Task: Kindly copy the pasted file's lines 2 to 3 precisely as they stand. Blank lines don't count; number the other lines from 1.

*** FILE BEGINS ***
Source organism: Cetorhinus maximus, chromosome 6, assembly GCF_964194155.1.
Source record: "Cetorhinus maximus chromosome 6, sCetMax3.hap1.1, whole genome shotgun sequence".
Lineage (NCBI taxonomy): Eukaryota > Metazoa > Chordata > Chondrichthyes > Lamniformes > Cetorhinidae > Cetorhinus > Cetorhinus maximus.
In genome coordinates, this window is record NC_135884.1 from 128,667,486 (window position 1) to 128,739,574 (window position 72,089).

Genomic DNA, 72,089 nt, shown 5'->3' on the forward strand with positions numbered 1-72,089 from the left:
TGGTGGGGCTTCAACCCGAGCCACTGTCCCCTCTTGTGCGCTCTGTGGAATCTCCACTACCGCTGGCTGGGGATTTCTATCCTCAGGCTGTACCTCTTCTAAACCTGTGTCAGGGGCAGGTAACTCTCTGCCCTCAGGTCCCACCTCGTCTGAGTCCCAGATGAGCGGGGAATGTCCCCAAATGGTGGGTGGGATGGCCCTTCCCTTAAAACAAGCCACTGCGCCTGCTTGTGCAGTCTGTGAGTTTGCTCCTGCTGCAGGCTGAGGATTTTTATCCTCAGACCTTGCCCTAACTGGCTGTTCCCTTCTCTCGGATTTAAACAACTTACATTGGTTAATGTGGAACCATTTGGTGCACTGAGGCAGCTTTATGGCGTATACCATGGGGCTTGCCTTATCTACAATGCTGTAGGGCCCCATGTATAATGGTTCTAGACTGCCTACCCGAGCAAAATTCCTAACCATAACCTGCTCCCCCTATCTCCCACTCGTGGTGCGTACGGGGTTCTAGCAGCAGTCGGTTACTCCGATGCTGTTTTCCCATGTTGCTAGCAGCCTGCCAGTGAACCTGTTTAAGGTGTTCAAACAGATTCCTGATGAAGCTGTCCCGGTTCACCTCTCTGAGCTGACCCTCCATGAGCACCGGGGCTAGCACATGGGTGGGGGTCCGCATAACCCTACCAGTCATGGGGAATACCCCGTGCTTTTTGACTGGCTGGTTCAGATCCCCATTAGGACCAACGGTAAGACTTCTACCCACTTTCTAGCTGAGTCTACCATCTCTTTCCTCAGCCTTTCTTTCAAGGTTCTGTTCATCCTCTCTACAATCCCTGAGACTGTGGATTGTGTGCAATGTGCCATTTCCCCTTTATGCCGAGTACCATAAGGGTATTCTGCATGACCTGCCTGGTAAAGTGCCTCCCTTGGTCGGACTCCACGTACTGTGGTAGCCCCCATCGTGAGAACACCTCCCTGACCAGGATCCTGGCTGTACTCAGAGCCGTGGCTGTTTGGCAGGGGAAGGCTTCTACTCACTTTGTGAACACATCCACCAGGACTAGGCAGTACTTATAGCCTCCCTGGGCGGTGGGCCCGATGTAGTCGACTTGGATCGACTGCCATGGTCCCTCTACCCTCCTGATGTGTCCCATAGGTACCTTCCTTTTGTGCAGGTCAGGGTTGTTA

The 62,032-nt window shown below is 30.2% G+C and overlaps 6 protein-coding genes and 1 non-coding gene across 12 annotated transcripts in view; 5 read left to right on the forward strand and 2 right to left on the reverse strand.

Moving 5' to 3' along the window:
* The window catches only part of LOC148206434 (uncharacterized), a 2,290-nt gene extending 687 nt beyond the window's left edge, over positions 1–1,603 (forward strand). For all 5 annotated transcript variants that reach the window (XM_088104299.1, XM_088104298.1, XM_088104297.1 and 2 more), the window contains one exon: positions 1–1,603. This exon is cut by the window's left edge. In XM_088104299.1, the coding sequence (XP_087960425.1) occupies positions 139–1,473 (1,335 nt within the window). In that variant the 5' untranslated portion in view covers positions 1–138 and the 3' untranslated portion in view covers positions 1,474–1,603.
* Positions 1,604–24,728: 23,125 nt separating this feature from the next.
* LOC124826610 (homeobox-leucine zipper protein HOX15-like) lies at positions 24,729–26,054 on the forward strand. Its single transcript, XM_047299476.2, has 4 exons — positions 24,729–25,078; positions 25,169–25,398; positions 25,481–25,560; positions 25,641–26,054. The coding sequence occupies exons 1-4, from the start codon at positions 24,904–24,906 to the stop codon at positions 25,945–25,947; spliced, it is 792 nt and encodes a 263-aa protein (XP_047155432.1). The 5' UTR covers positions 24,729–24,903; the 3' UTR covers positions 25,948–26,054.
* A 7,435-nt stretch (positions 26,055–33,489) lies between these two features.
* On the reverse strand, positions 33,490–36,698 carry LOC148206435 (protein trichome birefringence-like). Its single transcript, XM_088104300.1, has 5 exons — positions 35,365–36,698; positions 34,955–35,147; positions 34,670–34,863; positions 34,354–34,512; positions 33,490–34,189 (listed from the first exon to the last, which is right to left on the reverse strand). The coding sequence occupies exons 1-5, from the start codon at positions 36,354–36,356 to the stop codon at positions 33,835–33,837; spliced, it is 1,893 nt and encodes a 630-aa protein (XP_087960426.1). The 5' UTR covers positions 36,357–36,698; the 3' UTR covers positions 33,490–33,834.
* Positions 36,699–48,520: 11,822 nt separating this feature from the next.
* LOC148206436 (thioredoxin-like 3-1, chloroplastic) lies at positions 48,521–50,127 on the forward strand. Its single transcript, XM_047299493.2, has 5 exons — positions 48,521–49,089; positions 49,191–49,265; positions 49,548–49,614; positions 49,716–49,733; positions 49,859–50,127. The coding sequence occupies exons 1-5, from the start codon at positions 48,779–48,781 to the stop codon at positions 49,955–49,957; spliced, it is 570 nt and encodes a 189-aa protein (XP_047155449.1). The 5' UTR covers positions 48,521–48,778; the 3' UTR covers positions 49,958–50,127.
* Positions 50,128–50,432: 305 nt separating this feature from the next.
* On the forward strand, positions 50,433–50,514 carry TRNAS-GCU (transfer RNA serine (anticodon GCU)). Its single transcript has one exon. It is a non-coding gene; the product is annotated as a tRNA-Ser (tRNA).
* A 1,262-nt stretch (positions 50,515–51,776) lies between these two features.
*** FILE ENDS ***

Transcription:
Source record: "Cetorhinus maximus chromosome 6, sCetMax3.hap1.1, whole genome shotgun sequence".
Lineage (NCBI taxonomy): Eukaryota > Metazoa > Chordata > Chondrichthyes > Lamniformes > Cetorhinidae > Cetorhinus > Cetorhinus maximus.